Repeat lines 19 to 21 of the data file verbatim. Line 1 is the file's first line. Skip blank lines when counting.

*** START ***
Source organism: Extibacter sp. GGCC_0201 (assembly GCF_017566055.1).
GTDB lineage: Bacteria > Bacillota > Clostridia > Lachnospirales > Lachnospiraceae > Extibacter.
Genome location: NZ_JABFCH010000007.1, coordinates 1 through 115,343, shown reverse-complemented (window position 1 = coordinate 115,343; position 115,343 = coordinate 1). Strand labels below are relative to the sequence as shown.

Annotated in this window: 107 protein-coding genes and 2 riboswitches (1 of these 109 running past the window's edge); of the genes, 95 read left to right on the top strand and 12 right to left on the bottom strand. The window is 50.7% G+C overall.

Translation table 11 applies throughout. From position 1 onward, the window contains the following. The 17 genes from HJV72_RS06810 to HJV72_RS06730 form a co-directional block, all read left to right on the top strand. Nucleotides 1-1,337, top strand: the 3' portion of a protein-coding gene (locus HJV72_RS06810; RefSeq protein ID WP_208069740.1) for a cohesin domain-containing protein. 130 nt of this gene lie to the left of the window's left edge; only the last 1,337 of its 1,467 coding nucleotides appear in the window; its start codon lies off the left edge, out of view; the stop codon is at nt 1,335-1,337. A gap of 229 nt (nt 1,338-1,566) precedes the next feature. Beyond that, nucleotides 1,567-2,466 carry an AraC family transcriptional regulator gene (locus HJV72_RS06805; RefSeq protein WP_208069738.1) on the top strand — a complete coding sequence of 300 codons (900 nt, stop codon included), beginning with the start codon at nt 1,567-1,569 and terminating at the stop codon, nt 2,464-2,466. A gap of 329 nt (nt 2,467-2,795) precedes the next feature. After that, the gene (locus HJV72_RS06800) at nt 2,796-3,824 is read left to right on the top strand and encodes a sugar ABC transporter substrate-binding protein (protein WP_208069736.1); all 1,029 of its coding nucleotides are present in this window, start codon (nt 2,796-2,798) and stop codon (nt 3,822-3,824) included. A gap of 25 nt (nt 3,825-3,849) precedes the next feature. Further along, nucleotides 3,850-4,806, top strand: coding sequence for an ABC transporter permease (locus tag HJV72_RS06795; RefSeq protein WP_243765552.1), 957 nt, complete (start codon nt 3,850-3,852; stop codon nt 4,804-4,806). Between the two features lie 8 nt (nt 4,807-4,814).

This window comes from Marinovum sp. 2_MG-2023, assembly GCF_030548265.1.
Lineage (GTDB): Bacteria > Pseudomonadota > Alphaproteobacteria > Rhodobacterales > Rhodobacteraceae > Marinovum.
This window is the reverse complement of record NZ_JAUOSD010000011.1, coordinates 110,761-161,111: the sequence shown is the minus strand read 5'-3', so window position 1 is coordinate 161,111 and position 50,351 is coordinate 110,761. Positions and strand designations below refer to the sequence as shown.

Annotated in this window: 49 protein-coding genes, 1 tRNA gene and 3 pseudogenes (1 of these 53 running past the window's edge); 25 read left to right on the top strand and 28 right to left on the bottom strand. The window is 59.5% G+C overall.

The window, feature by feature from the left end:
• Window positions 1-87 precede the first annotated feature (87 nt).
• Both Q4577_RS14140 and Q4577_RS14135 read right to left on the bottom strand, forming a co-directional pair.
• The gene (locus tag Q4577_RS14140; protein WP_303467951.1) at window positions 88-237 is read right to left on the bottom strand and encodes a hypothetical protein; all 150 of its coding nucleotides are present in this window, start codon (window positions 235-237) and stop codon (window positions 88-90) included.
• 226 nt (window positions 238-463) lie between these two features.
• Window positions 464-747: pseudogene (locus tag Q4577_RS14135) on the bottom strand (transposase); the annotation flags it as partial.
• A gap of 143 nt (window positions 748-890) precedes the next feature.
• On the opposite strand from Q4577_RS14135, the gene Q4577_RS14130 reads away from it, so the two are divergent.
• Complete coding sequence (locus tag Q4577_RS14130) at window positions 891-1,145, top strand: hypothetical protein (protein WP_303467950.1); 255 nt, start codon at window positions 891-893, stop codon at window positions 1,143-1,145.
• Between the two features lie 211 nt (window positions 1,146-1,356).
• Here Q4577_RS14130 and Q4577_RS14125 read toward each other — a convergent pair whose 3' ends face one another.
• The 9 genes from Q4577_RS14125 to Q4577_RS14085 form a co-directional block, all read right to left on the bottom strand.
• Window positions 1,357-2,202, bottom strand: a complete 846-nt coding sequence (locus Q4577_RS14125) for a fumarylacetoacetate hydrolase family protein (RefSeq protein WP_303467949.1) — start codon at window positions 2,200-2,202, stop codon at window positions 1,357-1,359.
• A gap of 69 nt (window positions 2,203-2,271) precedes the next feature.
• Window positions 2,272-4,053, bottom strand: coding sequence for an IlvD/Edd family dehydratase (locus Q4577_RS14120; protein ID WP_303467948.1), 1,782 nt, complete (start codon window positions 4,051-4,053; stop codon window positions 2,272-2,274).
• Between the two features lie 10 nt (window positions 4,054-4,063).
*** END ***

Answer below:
• Between the two features lie 211 nt (window positions 1,146-1,356).
• Here Q4577_RS14130 and Q4577_RS14125 read toward each other — a convergent pair whose 3' ends face one another.
• The 9 genes from Q4577_RS14125 to Q4577_RS14085 form a co-directional block, all read right to left on the bottom strand.